Power company AGL Energy will close its gas-fired Torrens Island B power station in South Australia in 2026, putting up to 120 jobs at risk.
The company said the decision followed careful consideration and extensive consultation with stakeholders, including the SA government.
It believes the power station will no longer be viable following completion of a $2.4 billion electricity interconnector between SA and NSW in mid-2026.
AGL chief operating officer Markus Brokhof said the closure was not an easy decision.
"The economic situation of the Torrens Island Power Station was very critical," he told reporters on Thursday.
"We are losing money with this power station in the current environment."
Mr Brokhof said the closure was unrelated to the recent shareholder approval to install four new directors on the company's board as part of Mike Cannon-Brookes' efforts to influence the future direction of Australia's biggest power producer.
The directors had all been proposed by the billionaire's private company Grok Ventures after he amassed an 11.3 per cent stake in AGL, making him its largest shareholder, in a bid to fast-track phasing out coal and transitioning to renewables.
Mr Brokhof said it was also too early to tell how many of the 120 workers at the Torrens Island station would be made redundant.
"The jobs of today are not the jobs of tomorrow. We will make sure there's not only a proper energy transition but also a proper transition of our workforce," he said.
"We will have to see in the upcoming months and years what kind of jobs we can keep, what kind of redundancy we have on this site."
But the Australian Services Union said AGL's announcement came as a shock and called on the company board and Mr Cannon-Brookes to step up and take responsibility for those workers at risk.
"The past few months have been a daunting time for all workers in energy and today's announcement will be a a shock for many, especially so close to the Christmas period," union state secretary Abbie Spencer said.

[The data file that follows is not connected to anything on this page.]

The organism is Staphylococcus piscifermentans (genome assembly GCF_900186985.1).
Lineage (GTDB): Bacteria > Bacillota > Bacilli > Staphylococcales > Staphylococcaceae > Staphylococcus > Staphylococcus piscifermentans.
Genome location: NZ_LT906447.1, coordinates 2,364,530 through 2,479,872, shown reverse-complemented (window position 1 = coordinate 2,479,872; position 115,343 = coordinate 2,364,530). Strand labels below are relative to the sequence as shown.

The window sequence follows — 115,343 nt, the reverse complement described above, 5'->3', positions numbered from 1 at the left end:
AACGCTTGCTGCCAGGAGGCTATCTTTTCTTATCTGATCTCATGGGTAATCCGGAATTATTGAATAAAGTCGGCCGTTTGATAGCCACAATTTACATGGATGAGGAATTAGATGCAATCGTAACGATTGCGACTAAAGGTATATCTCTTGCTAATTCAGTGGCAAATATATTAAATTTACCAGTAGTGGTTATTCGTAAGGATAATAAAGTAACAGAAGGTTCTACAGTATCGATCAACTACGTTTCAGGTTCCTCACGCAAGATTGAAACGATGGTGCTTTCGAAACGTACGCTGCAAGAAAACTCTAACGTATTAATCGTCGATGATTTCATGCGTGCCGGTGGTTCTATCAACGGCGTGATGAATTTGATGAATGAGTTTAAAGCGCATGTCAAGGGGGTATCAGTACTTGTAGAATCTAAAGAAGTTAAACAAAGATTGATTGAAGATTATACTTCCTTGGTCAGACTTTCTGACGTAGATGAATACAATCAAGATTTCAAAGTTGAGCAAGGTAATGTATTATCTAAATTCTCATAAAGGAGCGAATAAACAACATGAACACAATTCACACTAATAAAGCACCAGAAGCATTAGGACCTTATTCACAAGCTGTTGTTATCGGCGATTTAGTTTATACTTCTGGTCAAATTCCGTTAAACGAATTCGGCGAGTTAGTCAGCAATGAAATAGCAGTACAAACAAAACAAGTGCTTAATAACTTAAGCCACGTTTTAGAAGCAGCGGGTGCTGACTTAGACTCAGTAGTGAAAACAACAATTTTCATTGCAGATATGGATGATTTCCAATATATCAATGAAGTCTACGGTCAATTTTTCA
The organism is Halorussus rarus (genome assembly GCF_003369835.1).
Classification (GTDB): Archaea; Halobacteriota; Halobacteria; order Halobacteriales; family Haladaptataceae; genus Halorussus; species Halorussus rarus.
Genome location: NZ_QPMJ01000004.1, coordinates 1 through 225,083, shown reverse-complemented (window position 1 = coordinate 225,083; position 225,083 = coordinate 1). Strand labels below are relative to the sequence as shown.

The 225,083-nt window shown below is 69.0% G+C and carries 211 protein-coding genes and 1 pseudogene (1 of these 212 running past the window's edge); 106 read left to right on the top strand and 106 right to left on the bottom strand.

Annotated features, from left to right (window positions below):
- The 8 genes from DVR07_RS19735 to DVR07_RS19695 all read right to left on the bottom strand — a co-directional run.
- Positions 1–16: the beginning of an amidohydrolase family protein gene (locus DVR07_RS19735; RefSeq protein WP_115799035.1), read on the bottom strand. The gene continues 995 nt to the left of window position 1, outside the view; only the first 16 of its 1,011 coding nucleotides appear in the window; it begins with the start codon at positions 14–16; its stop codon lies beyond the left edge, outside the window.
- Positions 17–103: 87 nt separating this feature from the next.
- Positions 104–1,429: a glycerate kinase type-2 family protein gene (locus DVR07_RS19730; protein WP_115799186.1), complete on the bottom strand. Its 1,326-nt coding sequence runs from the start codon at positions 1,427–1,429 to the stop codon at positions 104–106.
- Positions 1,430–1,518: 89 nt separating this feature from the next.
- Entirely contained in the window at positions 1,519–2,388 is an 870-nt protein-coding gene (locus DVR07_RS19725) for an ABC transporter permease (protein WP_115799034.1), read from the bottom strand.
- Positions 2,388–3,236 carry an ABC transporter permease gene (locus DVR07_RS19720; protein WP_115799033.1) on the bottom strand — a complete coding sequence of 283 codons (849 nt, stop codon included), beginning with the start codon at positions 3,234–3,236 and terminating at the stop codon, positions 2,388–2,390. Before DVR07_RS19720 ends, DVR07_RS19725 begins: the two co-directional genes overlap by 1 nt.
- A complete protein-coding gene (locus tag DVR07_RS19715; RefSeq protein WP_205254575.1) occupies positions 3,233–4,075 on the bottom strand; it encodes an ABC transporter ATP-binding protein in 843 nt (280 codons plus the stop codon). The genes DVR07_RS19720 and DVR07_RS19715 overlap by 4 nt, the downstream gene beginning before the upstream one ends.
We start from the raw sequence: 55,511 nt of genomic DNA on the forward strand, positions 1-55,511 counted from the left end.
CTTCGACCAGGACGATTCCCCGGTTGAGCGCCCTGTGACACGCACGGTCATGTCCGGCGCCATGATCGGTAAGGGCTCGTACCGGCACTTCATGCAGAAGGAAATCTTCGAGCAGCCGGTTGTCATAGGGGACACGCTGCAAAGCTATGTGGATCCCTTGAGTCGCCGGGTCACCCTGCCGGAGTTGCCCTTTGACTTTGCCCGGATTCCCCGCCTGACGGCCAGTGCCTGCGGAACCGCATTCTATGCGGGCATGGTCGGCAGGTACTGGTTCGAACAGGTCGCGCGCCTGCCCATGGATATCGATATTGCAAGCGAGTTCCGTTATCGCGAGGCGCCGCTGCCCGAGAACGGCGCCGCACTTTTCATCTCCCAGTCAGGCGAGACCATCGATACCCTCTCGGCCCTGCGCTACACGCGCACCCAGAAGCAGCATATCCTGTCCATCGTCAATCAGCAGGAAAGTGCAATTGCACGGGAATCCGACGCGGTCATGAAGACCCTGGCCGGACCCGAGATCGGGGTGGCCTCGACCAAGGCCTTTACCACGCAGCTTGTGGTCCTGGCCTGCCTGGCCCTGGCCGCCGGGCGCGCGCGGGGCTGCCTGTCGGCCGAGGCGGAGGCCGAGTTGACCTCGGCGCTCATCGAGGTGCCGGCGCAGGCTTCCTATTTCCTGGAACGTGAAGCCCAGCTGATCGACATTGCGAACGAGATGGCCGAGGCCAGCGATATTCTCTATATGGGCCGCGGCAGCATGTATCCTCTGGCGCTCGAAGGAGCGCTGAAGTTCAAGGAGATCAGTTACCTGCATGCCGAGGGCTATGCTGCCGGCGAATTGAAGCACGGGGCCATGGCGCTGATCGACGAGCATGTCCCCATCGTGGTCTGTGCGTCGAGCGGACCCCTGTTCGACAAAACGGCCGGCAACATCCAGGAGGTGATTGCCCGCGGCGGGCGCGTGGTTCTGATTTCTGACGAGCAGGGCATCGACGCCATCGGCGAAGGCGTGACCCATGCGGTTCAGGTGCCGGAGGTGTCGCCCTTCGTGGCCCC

"We will be working with our members and other stakeholders to ensure the best possible outcome for all workers at Torrens Island."
The Torrens Island B station opened in 1976, providing 800 megawatts of electricity for SA consumers.
However, the company mothballed the first of four generating units in October last year, after years of increased solar and wind energy supplies.
The remaining three units will be retired on June 30, 2026.
AGL said the decision was not expected to impact its profit forecasts this year or over the longer term.
Over the past four years, the company has invested $475 million in energy projects on Torrens Island, including the 210 MW Barker Inlet Power Station, which opened in 2019, and the 250 MW Torrens Island battery, which is expected to be operational next year.
SA Energy Minister Tom Koutsantonis said the previous state Liberal government's decision to build the interconnector with NSW had killed off the Torrens Island B power plant.
"The previous government deliberately designed the interconnector to displace SA gas with NSW coal," he said.
"I don't blame AGL for this decision. It's a decision that the economics of the interconnector was always going to make. We all knew this was coming."
However, Mr Koutsantonis remained confident SA would have enough power to cover periods of peak demand, thanks to the construction of a new generator in the state's mid-north, renewable energy supplies and access to power through interconnectors with both NSW and Victoria.